Meat lovers are always specific about the cut of beef preferred for any given meal, but the majority of people have no idea about the specifics of different beef cuts. This is why you find beef shank vs. oxtail being widely confused.
We have got all the details about the similarities and differences between these two very different cuts of meat coming up. By the time you’ve got through our comparison, you’ll always know when either variety is the better choice for any given meal.
Beef Shank Vs. Oxtail Comparison
|Names||Beef Shank, Shank, Foreshank, Hindshank, Cross Cut Shank, Osso Bucco, Meaty Bones, Soup Bones||Oxtail, Cow Tail, Beef Tail, Cattle Tail, Food Of The Gods|
|Cut||Cut Extracted Cow’s Leg From Region Above Knee But Beneath The Brisket.||Round Cut From Cattle’s Tail Inclusive Of Vertebrae & Connecting Muscle+Sinew|
|Size||20 Pounds (Bone-In)||7-8 Pounds|
|Flavor||Rich, Strong Beefy Flavor That’s So Boldly Beefy It’s Often Perceived As Gamey||Bold Beefy Rich Sweet Meat With Stronger Flavor But Less Gaminess Than Shank (Similar To Shortrib)|
|Tenderness||Dry, Tough Texture||Meaty But Fatty Texture Similar To Short Rib But Silkier|
|Best Uses||Lean Cut Best Suited To Hamburger Mince, Making Stock, Soups, Stews – Favored For Beef Bourguignon||Multipurpose Versatility | Stews, Soups, Stock | Favored In Roman & Italian Dishes | Frequently Cooked in Indonesia, South America, China, Korea, South Africa, West Africa, Spain|
|Variations||Frontshank, Hindshank | Bone-In, Deboned||Chunks Or Whole, Skinned Or Unskinned|
|Tips||Slow Cooking Or Pressure Cooking Highly Recommended, Braising Also A Worthy Cooking Option||Best Prepared Slow-Cooked Or Braised | Braising Ingredients Integral To Final Flavor|
|Substitutions||Beef Arm, Oxtail, Chuck, Silverside, Skirt Steak||Beef Shank, Beef Short Ribs WIth Bones, Beef Neck Bones, Beef Cheeks, Lamb Shank, Lamb Neck|
|Affordability||$6-$7 Per Pound (Cheaper Than Oxtail)||$5-$20+ Per Pound ($10-$20 In The US)|
Beef Shank Vs. Oxtail
Both beef shank and oxtail offer immense flavor to anyone looking to cook up a hearty soup, stew, or stock. Each of these options holds immense potential, but it’s knowing how and when to use which cut that makes all the difference.
Our overview covers all the differences and similarities so that you know exactly when to pick which to guarantee a perfectly balanced meal.
There are so many ways to use beef shank. It’s easily one of the most inexpensive cuts of meat around, and if you cook it properly, there’s so much flavor to be enjoyed that it may just become your next favorite.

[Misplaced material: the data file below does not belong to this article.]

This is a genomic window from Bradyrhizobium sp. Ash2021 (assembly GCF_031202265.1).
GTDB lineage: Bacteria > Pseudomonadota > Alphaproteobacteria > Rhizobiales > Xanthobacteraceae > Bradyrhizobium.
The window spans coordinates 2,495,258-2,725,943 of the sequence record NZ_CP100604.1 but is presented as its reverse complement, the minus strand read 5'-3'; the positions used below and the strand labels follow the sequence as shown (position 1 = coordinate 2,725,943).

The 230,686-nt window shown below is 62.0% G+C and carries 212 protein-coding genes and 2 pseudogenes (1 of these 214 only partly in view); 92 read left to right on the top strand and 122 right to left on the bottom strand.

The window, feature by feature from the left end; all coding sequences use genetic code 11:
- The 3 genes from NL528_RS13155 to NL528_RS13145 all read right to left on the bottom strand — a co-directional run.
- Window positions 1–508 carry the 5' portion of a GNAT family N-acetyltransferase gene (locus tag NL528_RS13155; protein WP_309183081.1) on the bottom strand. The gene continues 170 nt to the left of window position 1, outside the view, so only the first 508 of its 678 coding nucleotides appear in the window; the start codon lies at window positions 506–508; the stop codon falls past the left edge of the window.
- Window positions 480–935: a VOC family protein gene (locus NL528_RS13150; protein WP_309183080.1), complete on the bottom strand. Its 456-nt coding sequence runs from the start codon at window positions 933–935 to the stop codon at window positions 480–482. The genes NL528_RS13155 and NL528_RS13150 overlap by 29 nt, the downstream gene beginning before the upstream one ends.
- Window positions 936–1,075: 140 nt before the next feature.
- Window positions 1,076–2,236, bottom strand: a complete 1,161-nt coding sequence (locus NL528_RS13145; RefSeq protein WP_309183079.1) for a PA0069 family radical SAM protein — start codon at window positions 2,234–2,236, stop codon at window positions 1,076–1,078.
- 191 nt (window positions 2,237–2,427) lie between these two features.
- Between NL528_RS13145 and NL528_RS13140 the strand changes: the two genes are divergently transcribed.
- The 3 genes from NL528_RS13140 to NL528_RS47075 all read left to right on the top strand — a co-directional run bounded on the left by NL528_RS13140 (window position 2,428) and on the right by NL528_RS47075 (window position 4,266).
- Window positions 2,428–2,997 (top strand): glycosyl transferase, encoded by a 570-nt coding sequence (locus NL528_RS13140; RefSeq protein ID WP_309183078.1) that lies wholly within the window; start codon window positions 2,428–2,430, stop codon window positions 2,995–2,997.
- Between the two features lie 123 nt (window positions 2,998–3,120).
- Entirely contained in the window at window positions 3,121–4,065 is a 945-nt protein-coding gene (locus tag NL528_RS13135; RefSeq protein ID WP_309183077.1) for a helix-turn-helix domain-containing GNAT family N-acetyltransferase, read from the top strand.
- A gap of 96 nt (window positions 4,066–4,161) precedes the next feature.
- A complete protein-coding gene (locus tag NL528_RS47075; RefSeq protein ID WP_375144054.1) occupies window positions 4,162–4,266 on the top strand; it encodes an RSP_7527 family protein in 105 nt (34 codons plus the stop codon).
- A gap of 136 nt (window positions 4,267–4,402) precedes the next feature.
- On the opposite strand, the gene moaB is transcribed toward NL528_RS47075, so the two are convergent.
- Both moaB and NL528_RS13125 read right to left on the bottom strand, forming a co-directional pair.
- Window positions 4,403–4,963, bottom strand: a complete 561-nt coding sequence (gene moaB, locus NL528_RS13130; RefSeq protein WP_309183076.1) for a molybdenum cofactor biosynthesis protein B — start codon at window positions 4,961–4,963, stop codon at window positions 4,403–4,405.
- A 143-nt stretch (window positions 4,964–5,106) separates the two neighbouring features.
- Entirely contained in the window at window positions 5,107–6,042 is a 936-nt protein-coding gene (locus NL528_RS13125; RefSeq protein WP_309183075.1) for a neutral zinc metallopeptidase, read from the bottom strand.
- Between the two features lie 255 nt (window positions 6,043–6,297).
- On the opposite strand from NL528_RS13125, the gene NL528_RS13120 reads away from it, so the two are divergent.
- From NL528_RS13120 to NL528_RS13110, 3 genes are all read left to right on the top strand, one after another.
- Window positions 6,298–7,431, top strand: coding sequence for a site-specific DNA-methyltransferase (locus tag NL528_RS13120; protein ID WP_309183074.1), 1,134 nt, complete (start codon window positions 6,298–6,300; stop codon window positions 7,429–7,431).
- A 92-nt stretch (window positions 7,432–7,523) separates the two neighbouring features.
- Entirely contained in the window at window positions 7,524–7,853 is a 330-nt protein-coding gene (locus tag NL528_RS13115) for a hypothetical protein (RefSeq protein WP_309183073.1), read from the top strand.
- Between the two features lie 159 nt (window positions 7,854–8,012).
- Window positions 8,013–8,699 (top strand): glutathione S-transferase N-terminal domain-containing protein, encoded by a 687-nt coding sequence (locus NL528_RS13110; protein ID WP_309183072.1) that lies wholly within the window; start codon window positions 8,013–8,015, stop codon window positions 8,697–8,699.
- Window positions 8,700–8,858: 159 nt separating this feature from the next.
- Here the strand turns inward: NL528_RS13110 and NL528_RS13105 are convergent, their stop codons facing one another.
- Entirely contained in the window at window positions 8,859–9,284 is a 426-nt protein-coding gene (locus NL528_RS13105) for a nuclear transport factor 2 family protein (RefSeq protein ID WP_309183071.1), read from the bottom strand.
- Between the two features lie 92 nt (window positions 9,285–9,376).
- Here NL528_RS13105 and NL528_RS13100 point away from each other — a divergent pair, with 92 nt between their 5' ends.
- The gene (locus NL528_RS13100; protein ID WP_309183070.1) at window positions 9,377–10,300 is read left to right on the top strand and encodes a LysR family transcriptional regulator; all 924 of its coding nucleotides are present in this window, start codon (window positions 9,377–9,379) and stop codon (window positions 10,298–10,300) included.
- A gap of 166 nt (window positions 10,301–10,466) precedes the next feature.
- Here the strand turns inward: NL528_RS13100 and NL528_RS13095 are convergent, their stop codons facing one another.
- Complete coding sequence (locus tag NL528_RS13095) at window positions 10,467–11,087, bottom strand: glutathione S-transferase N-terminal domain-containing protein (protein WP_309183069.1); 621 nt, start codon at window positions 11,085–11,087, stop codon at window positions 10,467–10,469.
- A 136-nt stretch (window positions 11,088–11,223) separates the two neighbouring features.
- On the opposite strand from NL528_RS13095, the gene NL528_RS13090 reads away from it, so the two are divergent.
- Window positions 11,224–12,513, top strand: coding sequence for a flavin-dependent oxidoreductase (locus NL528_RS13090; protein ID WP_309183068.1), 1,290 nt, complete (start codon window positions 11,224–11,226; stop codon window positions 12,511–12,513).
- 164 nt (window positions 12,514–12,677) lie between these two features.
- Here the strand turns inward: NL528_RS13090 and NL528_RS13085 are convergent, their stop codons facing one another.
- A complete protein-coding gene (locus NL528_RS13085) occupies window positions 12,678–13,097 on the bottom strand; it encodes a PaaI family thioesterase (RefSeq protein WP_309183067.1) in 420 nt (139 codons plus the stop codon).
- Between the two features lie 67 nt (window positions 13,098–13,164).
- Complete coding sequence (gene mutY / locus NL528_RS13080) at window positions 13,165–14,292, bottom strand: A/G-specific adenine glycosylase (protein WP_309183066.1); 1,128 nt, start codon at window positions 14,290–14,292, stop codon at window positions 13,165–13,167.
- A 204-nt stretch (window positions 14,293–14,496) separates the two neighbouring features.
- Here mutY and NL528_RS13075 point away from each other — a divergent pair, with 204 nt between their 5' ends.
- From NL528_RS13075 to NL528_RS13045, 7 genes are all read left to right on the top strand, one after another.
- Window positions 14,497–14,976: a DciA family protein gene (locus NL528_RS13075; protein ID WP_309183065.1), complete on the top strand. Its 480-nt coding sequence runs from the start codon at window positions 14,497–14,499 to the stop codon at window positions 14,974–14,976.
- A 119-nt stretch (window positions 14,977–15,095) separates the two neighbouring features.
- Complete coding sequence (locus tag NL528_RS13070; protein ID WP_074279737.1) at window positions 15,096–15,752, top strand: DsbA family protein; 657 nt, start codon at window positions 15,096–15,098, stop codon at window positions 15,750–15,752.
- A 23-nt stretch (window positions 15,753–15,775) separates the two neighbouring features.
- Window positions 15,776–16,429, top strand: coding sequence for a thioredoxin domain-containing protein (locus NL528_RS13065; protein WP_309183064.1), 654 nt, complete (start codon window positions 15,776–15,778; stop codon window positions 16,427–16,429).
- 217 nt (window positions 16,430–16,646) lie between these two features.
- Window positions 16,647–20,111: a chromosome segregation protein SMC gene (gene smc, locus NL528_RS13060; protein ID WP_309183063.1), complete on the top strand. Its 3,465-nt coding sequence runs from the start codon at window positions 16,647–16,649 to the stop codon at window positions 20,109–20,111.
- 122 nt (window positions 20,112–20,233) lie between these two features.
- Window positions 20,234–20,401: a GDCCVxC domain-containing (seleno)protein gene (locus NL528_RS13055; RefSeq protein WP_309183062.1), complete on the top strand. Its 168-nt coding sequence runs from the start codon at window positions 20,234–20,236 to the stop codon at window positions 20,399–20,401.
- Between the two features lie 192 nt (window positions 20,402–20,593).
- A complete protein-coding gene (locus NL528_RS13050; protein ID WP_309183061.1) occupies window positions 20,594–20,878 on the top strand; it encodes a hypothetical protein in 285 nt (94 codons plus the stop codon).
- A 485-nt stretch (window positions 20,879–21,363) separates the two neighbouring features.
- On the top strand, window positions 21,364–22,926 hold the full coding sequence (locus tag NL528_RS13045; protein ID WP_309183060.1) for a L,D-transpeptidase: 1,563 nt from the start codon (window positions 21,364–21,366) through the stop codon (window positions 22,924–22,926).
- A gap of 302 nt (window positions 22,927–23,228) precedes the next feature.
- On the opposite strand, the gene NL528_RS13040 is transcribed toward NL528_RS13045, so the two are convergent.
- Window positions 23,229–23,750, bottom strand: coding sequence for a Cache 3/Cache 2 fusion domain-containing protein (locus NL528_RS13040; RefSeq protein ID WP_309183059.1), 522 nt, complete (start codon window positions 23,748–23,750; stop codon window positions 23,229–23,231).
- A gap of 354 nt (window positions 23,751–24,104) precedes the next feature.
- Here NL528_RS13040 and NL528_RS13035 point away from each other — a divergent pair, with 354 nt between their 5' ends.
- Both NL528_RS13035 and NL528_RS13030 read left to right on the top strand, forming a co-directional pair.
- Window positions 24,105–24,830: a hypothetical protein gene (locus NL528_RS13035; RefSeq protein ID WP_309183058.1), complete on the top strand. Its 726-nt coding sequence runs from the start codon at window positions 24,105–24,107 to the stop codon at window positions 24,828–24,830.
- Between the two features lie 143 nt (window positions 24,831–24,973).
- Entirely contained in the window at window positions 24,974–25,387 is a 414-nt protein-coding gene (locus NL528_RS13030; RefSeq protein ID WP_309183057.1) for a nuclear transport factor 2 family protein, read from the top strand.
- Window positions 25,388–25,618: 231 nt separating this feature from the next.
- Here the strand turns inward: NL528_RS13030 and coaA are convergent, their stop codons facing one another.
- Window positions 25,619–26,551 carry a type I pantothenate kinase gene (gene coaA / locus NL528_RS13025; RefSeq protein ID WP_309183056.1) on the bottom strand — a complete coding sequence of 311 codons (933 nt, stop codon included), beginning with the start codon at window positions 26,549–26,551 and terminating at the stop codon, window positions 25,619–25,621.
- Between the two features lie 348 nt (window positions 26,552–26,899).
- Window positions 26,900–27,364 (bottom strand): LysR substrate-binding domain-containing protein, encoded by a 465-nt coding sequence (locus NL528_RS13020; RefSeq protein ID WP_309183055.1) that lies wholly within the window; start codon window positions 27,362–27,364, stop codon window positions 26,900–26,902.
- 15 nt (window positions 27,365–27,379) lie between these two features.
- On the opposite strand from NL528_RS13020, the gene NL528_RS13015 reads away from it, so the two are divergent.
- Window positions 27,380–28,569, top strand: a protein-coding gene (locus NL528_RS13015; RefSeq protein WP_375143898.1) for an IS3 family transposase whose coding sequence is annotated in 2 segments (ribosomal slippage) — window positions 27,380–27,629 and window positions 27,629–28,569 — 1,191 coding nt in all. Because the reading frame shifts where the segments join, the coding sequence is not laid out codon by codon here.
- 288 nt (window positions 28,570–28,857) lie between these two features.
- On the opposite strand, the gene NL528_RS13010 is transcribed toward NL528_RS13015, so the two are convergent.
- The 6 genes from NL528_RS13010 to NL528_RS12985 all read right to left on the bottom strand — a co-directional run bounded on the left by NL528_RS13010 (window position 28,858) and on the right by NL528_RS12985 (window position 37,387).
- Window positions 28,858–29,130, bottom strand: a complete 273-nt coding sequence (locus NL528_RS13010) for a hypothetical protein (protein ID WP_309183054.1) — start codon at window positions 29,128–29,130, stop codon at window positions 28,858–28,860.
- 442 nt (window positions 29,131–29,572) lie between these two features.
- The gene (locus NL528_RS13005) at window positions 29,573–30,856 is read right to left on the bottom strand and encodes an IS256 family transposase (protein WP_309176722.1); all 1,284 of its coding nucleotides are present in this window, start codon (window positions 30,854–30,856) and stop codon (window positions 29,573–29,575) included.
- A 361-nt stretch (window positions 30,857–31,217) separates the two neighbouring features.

Let’s take a closer look at beef shank, its defining characteristics, and how this versatile, cheap piece of meat compares to oxtail.
Beef shank is typically marked as shank, shank crosscut, beef Osso Bucco, foreshank, or hindshank. You’ll also sometimes find it sold as soup bones or meaty bones.
Beef shank is a cut that’s extracted from the leg of the cow, taken from the region that’s above the knee but beneath the brisket. Shank can be divided into foreshank and hindshank, with each taken from the corresponding front and back section of the cow or heifer’s legs.
Beef shank, including the bone, typically weighs approximately 20 pounds. Roughly 8 pounds of a 20-pound shank with the bone is edible meat.
Beef shank is a rich source of nutrients and minerals, which grants this cut a rich, strong flavor that’s so bold that a small portion of people find it to be gamey. The taste is bold and beefy with immense depth of flavor, thanks to the sinuous meat.
This cut is cut out from the animal’s muscle which is constantly used, resulting in a dry and tough texture thanks to the high concentration of connective tissue.
This meat cut is actually very lean, which makes it suitable for making ground beef with low-fat content. Its low fat makes it a favored component of hamburger mince.
It is also inexpensive enough to make it a great contender for making beef stock. Shank is also favored in soups due to the extended cooking period that allows the meat to cook soft.
One of the most famous dishes made with beef shank is beef bourguignon, while Asian cuisine and various other localities enjoy braised beef shank. In Australia, you’ll commonly find beef shank sold bonelessly.
As mentioned, there are two main cuts of beef shank, namely foreshank extracted from the front legs and hindshank extracted from the rear legs. Additionally, shank is sold boneless or bone-in.
It takes a lot of cooking for beef shank to turn soft and tender. Don’t make the mistake of undercooking it, or your meat will be tough and flavorless.